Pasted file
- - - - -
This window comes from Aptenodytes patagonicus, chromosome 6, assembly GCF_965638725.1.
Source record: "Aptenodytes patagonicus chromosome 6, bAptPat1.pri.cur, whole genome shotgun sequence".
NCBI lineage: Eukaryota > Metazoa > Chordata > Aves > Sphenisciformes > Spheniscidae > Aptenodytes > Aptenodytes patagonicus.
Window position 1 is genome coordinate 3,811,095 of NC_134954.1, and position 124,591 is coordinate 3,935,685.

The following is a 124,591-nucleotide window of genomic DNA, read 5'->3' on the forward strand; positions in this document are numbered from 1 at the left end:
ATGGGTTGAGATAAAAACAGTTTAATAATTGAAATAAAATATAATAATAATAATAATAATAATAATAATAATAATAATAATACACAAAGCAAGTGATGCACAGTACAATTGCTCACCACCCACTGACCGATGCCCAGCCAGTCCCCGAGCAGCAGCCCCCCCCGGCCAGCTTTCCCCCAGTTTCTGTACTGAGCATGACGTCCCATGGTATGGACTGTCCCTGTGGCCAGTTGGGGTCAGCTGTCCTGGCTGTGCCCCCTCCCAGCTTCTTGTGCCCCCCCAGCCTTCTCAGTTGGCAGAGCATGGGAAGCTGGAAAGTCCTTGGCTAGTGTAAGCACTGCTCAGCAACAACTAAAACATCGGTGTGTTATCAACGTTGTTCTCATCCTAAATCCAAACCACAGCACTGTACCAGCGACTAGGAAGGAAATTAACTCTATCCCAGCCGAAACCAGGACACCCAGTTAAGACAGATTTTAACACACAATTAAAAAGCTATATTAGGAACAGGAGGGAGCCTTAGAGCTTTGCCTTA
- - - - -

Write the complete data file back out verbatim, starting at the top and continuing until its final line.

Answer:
This window comes from Aptenodytes patagonicus, chromosome 6, assembly GCF_965638725.1.
Source record: "Aptenodytes patagonicus chromosome 6, bAptPat1.pri.cur, whole genome shotgun sequence".
NCBI lineage: Eukaryota > Metazoa > Chordata > Aves > Sphenisciformes > Spheniscidae > Aptenodytes > Aptenodytes patagonicus.
Window position 1 is genome coordinate 3,811,095 of NC_134954.1, and position 124,591 is coordinate 3,935,685.

The following is a 124,591-nucleotide window of genomic DNA, read 5'->3' on the forward strand; positions in this document are numbered from 1 at the left end:
ATGGGTTGAGATAAAAACAGTTTAATAATTGAAATAAAATATAATAATAATAATAATAATAATAATAATAATAATAATAATACACAAAGCAAGTGATGCACAGTACAATTGCTCACCACCCACTGACCGATGCCCAGCCAGTCCCCGAGCAGCAGCCCCCCCCGGCCAGCTTTCCCCCAGTTTCTGTACTGAGCATGACGTCCCATGGTATGGACTGTCCCTGTGGCCAGTTGGGGTCAGCTGTCCTGGCTGTGCCCCCTCCCAGCTTCTTGTGCCCCCCCAGCCTTCTCAGTTGGCAGAGCATGGGAAGCTGGAAAGTCCTTGGCTAGTGTAAGCACTGCTCAGCAACAACTAAAACATCGGTGTGTTATCAACGTTGTTCTCATCCTAAATCCAAACCACAGCACTGTACCAGCGACTAGGAAGGAAATTAACTCTATCCCAGCCGAAACCAGGACACCCAGTTAAGACAGATTTTAACACACAATTAAAAAGCTATATTAGGAACAGGAGGGAGCCTTAGAGCTTTGCCTTA